For Sale By:Private Seller
Sub Model: trans am
Exterior Color: polar white
Model: Trans Am
Interior Color: Black
Number of Cylinders: 8
Drive Type: rear
Morgan Hill, California, United States
1970 Trans Am. RAM AIR III Original motor (113K documented miles), transmission, carburetor, paint, interior, numbers matching. The rims are 1 jw code and 3 kr code. The N.O.S parts include: stripe kit, 3 spoilers, 1 front center spoiler, oil pan gasket, 2 door sills. The car is currently registered. There is little rust, small areas in the drivers side quarter panel and some on the interior cowl. The motor is frozen. The interior looks nice with no cracks in the dash, the carpet is good, the seats need new covers. The car is missing the 1 head light assembly. You can contact Bill at 1-408-838-5960. For more pictures go to TA archbold on Facebook.
For more pictures go to TA archbold on Facebook
Generation Gap is mining the Lingenfelter collection again this week to compare two very different interpretations of the Pontiac Firebird. An original 1968 example goes toe-to-toe with a 2010 Lingenfelter Trans Am to see whether the old man or the modern re-imagining takes the crown.
Being from the Lingenfelter collection, both cars are absolutely immaculate. The '68 packs a Pontiac 350-cubic-inch (5.7-liter) V8 with a claimed 320 horsepower and some classic, muscular style with a hood-mounted tach. Plus, it's painted in an understated shade of green that you don't usually see.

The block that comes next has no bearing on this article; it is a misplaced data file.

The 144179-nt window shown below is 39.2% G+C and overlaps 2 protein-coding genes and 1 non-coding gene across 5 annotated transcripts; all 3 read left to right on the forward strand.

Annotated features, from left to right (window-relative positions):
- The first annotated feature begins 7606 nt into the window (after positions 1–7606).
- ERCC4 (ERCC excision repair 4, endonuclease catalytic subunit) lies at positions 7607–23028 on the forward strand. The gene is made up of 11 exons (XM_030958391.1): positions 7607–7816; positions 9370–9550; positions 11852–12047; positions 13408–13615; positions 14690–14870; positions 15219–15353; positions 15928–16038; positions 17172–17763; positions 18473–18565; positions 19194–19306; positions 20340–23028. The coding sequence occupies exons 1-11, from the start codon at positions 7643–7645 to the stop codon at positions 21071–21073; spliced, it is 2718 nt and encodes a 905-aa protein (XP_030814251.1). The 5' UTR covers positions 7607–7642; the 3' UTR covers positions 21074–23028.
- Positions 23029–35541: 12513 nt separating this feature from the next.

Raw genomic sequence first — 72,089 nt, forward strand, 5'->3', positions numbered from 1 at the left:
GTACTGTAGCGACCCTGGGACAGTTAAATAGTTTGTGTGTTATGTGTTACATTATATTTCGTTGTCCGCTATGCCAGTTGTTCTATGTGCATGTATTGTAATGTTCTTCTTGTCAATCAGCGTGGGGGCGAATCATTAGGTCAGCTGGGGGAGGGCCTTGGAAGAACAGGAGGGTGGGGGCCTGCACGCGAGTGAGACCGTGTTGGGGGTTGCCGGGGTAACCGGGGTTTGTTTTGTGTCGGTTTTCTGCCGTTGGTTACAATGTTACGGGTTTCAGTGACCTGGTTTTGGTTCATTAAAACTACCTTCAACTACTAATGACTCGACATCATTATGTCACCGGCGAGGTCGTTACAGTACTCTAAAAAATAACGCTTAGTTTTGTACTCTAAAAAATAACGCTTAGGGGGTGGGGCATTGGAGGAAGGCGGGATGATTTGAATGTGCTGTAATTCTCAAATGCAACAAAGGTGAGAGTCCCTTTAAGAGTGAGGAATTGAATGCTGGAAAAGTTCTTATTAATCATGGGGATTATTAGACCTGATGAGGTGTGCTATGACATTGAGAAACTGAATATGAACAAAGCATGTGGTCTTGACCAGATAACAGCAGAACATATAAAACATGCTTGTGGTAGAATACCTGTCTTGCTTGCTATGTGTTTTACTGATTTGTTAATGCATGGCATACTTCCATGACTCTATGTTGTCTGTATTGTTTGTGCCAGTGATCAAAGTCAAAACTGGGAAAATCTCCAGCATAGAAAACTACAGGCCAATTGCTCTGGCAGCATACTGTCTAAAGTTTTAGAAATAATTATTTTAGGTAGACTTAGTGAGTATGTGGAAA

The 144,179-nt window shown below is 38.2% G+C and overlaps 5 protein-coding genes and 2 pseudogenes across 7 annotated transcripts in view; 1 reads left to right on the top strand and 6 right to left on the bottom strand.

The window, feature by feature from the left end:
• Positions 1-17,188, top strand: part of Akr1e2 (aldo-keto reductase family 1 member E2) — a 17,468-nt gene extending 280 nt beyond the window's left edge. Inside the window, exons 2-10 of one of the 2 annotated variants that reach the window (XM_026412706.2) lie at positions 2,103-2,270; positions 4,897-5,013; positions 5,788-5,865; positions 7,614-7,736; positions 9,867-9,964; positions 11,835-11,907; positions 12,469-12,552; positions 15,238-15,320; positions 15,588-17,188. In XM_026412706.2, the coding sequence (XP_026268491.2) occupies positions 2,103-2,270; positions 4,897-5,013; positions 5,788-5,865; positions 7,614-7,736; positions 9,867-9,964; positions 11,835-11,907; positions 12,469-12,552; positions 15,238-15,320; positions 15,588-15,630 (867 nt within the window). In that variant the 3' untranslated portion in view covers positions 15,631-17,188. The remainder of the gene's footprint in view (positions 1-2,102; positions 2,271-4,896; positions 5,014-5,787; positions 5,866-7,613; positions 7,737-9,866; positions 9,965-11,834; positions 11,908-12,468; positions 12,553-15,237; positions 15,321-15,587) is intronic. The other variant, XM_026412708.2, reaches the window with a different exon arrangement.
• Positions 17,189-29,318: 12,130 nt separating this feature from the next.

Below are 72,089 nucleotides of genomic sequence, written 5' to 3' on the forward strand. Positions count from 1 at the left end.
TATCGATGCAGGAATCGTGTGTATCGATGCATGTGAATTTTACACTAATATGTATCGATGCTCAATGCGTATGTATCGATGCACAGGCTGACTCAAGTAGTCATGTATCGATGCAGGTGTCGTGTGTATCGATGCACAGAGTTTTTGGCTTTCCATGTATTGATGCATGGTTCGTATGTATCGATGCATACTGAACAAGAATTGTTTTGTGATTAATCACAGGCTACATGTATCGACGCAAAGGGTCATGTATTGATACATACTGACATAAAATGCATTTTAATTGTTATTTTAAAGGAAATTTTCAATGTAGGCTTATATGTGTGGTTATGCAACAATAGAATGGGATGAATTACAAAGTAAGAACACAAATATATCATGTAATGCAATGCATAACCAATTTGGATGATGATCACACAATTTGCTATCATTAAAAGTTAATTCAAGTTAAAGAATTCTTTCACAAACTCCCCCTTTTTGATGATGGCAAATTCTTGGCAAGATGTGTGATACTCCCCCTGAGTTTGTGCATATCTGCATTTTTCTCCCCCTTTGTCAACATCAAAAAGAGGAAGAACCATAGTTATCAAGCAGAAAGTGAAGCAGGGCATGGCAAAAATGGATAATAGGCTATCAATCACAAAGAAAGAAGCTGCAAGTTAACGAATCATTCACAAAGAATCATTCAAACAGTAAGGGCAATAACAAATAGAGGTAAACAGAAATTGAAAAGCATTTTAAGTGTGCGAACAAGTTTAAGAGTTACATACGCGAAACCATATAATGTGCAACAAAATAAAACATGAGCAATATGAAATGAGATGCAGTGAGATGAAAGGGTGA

In the other corner is Lingenfelter's pumped-up take on the classic shape based on the modern Camaro, and this is just one of six concept versions ever made. It wears an eye-catching, vintage-inspired livery of blue with a white stripe package. Under its shaker hood is a 455-cubic-inch (7.5-liter) V8 with a reported 655 hp and 610 pound-feet of torque.
At fourteen years of age, Kathryn DiMaria has already done what many self-proclaimed gearheads won't even attempt in their lifetimes. The Dearborn, Michigan teen is rebuilding a car from the ground up.
The intrepid youngster asked her parents when she was just twelve to start a Pontiac Fiero project, even offering to pony up all the funds herself. Father, Jerry DiMaria only expected the project to last a few months, but two years later, Kathryn is still at it. In this CNN video, the two are at Maker Faire (a DIY festival) rebuilding a 3.4-liter V6 engine out of a Chevrolet Camaro to replace the 2.8-liter mill found in the Fiero.
The whole family hast pitched in, with Kathryn's mother teaching her how to sew in order to complete the interior, father Jerry providing much of the technical know-how, and even her sister is chronicling Kathryn's progress through photos. Jerry even started a thread in a Fiero forum which has been live for two years and is now 22 pages long. Of the project, one forum member wrote, "welcome to the madness."
How many people think Buick or GMC should have gotten the axe instead of Pontiac? You can't see it, but I'm raising my hand. Autoweek reports that former Vice Chairman of GM, Bob Lutz, has indicated that things didn't have to end up the way they did.
"The Feds said, 'Yeah, how much money have you made on Pontiac in the last 10 years?' and the answer was, 'Nothing.'"
In a talk given at the Petersen Automotive Museum for the Inside the MotoMan Studio series, Lutz says "The Feds said, 'Yeah, how much money have you made on Pontiac in the last 10 years?' and the answer was, 'Nothing.' So, it goes. And when the guy who is handing you the check for $53 billion says, 'I don't want Pontiac, drop Pontiac or you don't get the money,' it doesn't take you very long to make up your mind." Lutz even added that the next-generation Pontiac G6 would have benefitted from the rear-wheel-drive platform of the Cadillac ATS. How awesome would that have been?